During the 94’ – 95’ I played a role of changing radio Venda into Phalaphala FM as we were moving into the new dispensation. Those were my best days where things were changing within the country for the better, radio stations trying to align with those changes those days.

Sharing moments with artist of massive proportions, the likes of Stimela, Ray Phiri, the interviews we had with my main man Nana Khoyote, you know him as Koyote Mthijwana, may his soul rest in peace. There is a number of interviews we had with the Colbert Mukwevho’s, Hugh Masekela, Tshepo Tshola, great artists that entertained a lot during the apartheid era and during the new dispensation. There were great moments.

Your most embarrassing moment on air?

JIMMY: I’ll never forget that because usually it happens at the beginning of your career. I think it was on my second day when we went to the studio to do what they used to call observation. They would show how the machines are operated; I was with one of my colleagues who was well established. So instead of him organising me well before I could be put on air, I didn’t know that I was already on air, he had the microphone on, and he asked me something, and I was like ‘Ndiri mini?’ (What should I say?), and I was on air you know. The red light was on, and I was not ready; and the whole world was listening to me.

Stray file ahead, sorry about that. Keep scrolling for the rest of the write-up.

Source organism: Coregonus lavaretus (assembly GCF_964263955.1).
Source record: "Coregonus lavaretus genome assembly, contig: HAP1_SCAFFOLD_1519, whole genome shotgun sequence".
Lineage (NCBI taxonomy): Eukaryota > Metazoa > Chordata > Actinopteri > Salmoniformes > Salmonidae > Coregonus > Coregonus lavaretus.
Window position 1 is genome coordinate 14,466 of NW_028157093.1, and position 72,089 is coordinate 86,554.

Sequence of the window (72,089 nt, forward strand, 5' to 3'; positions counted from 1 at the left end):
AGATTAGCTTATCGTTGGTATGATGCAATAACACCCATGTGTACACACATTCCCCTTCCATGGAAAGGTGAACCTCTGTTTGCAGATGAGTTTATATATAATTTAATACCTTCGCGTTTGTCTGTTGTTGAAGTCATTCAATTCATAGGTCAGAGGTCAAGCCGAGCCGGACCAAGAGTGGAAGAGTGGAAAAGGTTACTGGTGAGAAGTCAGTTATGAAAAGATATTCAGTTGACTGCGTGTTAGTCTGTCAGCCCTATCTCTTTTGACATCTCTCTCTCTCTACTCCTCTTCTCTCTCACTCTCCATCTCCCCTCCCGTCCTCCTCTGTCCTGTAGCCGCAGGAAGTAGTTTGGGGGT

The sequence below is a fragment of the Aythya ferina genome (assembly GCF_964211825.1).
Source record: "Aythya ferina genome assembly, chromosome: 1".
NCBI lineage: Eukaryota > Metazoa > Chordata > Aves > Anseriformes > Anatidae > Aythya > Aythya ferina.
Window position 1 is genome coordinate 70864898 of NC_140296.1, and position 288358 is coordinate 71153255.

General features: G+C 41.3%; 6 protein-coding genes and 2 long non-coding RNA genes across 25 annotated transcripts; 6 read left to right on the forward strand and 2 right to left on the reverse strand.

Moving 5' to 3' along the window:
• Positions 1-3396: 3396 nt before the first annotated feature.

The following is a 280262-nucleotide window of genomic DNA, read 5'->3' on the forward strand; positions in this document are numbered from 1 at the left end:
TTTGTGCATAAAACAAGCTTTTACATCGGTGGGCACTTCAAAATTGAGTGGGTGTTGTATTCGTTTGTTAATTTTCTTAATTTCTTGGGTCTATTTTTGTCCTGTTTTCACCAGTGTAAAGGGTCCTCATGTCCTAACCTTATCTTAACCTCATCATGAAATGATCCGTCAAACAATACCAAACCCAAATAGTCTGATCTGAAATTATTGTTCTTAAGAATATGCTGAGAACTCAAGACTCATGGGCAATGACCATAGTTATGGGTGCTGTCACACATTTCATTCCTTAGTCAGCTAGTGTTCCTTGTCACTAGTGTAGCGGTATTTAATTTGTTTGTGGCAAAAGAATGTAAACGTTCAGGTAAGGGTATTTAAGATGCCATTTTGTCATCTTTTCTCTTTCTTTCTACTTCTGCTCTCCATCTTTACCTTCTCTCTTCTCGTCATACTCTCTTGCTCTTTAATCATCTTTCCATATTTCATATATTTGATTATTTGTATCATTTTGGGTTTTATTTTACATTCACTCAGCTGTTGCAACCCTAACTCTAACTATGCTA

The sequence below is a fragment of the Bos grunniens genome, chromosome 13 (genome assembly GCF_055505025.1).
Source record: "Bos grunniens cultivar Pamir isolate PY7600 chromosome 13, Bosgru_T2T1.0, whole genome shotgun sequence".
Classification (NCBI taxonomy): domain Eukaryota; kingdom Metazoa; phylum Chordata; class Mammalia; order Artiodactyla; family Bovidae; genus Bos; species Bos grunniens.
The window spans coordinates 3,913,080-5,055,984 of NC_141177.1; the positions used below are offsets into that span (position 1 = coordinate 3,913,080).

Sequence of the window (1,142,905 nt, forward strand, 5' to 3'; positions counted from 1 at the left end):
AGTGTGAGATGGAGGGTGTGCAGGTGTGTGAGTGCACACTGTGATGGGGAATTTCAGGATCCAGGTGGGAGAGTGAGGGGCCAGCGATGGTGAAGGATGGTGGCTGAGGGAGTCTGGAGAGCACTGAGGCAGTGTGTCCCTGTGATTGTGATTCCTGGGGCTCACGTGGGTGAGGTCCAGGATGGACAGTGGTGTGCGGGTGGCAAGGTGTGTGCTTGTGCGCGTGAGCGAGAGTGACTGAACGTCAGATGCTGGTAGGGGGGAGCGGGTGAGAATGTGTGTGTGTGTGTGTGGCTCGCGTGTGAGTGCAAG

But it’s something that builds you. I don’t feel embarrassed now, but I was embarrassed then. When you start whatever you are doing, you will fumble, but that does not mean you won’t make it, particularly if you really want that situation to work for you. You really need to dust yourself up and pick yourself up and start moving.

This article was written by  Shonisani Clifford Mukondeleli for The Voice of S.A